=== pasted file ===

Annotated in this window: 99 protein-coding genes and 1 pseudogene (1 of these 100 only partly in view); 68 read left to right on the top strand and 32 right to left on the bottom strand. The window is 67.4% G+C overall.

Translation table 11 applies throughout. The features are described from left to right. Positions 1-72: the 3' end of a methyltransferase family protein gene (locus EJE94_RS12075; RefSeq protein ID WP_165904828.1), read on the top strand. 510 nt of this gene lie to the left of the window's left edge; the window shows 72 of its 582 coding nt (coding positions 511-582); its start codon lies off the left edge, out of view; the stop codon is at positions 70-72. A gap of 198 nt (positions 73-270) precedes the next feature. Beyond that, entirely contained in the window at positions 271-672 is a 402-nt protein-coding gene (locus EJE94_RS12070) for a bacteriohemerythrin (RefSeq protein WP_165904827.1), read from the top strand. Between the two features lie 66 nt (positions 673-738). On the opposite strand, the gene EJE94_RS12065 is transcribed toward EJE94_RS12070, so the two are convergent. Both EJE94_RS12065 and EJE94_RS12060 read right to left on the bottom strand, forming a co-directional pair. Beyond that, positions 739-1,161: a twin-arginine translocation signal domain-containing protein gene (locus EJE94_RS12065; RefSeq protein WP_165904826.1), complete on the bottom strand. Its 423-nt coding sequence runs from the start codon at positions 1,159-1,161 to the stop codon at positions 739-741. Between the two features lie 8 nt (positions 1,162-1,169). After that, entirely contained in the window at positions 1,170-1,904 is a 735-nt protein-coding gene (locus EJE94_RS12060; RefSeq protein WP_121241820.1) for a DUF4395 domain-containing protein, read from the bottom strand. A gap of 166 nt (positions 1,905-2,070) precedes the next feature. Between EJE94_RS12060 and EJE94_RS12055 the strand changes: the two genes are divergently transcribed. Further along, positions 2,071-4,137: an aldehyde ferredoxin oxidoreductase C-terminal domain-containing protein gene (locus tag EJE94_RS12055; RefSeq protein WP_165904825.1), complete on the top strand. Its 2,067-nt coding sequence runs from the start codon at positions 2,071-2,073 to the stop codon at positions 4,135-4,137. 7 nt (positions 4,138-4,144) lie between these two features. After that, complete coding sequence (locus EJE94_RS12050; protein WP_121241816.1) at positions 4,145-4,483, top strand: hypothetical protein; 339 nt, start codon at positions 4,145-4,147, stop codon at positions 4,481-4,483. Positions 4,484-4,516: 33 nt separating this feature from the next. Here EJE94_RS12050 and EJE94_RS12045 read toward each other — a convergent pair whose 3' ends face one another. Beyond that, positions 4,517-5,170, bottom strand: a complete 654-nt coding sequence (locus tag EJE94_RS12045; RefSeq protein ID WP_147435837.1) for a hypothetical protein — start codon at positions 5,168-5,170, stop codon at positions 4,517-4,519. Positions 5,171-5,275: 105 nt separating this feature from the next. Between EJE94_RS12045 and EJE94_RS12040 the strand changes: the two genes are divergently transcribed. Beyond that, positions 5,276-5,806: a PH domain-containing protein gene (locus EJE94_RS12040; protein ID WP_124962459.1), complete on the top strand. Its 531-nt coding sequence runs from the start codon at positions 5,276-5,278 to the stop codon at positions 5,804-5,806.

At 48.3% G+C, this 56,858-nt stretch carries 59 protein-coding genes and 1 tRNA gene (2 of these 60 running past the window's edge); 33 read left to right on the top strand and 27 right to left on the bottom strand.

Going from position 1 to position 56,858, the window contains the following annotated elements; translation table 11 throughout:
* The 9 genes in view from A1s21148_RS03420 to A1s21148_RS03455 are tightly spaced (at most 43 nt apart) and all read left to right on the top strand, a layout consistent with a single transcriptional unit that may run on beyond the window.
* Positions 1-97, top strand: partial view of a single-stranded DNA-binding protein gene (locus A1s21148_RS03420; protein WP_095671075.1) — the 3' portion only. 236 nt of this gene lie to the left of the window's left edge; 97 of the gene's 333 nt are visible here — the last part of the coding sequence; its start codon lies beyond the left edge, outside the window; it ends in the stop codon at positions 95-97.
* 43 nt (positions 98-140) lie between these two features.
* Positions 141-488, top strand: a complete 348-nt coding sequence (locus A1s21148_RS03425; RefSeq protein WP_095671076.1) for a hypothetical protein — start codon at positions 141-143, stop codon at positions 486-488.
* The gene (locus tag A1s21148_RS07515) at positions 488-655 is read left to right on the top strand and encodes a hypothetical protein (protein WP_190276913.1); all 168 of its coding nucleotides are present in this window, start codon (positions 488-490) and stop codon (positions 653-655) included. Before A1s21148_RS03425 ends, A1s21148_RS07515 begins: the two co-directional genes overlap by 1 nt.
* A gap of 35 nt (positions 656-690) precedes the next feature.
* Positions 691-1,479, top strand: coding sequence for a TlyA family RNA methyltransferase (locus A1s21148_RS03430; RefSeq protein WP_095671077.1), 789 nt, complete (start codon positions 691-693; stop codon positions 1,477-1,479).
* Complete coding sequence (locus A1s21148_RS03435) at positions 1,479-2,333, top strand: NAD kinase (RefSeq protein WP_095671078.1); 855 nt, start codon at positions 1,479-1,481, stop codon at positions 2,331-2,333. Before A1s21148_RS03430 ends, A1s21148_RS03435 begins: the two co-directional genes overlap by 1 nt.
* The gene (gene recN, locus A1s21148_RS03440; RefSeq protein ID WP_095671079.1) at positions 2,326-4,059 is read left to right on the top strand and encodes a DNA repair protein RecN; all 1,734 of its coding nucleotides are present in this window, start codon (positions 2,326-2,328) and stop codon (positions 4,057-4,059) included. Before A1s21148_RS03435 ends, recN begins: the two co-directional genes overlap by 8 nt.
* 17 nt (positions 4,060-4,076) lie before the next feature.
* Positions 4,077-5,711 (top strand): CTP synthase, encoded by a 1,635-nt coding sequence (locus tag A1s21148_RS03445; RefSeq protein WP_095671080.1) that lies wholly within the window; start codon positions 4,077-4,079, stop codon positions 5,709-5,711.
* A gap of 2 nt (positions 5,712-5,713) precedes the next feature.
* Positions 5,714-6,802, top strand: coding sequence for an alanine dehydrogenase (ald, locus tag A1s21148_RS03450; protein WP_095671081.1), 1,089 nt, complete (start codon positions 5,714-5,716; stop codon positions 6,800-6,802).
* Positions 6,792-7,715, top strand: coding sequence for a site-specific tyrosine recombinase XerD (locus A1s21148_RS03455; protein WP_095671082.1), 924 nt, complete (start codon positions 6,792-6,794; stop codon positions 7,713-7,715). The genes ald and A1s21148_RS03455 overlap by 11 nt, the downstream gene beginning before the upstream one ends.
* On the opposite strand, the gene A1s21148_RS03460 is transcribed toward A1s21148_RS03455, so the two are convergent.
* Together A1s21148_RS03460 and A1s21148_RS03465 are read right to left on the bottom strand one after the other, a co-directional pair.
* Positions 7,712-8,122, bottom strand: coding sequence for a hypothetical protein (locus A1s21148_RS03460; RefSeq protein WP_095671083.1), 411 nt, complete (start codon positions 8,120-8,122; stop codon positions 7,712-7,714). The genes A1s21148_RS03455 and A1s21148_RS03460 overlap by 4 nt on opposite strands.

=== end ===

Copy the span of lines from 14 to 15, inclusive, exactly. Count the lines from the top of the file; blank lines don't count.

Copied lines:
* 17 nt (positions 4,060-4,076) lie before the next feature.
* Positions 4,077-5,711 (top strand): CTP synthase, encoded by a 1,635-nt coding sequence (locus tag A1s21148_RS03445; RefSeq protein WP_095671080.1) that lies wholly within the window; start codon positions 4,077-4,079, stop codon positions 5,709-5,711.